I had the great privilege of studying with David while I was at the Royal Central School of Speech and Drama in London. This is the first of 5 of his posts on basic Model-Making techniques.
I will be teaching five 3-hour sessions in model-making for the theatre design students at RADA (Royal Academy of Dramatic Art) in London throughout this month. The fact that I’m given five, short time-slots is convenient, I think, because it fits in with the way I usually divide up model-making, at least in practical terms, into five areas; .. main construction, fine construction, modelling and shaping, creating surfaces and painting. I’ve delivered these sessions many times before but I’m always driven to ‘re-evaluate’, so this time I’m using that as an opportunity to write up my preparation for those sessions here. The next five posts are therefore geared towards the specialities of making theatre set design models, but many of the points apply in general terms to work in other disciplines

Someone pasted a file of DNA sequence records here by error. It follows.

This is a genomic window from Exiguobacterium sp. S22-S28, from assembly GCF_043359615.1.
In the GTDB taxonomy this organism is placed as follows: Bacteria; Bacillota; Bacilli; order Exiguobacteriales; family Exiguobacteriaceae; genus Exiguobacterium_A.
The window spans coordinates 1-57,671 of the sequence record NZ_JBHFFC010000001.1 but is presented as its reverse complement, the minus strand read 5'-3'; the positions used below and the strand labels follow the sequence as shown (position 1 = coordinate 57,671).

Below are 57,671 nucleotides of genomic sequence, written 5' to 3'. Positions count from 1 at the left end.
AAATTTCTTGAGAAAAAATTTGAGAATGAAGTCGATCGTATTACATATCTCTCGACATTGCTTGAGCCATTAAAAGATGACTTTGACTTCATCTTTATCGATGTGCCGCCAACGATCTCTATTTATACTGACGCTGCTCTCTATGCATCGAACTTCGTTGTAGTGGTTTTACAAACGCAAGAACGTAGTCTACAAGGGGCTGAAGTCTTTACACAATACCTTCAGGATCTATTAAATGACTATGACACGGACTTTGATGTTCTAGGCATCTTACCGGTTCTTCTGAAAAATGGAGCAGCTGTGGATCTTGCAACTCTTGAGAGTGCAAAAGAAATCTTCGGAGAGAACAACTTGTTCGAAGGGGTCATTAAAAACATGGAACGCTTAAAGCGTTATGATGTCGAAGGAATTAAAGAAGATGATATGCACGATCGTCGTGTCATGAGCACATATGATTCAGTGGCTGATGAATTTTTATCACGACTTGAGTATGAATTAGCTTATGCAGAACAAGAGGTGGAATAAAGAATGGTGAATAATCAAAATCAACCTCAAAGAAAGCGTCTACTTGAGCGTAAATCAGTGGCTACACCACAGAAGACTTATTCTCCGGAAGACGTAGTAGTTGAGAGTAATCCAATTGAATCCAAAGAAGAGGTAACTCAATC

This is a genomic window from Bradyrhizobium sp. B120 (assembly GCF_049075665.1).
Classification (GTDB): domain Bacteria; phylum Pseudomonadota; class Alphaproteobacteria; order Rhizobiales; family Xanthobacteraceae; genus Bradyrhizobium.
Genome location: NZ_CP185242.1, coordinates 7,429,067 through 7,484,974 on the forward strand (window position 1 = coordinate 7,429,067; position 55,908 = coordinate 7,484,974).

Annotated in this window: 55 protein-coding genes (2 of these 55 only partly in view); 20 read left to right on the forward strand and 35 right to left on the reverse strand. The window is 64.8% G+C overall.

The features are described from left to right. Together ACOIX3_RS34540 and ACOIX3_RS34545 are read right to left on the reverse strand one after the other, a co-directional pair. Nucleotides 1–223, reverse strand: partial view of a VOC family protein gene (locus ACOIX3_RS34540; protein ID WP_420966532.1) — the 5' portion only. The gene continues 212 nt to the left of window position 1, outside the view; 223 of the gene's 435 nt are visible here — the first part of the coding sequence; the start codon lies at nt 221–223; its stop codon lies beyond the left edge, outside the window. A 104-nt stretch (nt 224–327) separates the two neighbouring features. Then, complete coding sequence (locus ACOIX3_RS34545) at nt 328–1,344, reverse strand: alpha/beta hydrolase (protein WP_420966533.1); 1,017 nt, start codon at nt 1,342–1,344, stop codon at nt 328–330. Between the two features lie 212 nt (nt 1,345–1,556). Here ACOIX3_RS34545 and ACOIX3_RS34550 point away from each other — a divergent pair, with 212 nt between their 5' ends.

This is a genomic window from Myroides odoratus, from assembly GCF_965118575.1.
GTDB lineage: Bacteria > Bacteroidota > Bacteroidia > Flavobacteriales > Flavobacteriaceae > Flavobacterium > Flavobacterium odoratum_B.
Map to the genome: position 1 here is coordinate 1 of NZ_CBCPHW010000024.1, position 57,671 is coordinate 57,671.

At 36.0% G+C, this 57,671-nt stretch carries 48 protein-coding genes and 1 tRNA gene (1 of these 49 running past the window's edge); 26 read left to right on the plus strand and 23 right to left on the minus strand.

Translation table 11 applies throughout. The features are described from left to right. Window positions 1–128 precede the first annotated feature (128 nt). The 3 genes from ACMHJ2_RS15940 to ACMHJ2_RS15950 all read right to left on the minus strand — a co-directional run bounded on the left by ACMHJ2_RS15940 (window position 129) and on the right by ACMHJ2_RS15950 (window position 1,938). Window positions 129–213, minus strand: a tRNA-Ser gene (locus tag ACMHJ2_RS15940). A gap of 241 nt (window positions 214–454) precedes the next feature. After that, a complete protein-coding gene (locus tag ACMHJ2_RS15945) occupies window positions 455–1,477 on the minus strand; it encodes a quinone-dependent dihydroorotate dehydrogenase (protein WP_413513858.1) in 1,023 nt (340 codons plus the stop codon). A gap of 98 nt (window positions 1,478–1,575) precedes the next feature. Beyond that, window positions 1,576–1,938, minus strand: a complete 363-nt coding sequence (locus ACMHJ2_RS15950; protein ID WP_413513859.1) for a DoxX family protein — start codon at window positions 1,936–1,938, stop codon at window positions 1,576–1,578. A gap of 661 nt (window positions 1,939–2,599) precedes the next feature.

I find the last four areas relatively easy to advise on, perhaps because they can be more easily illustrated, but I’ve always had some difficulty sorting out what I should…
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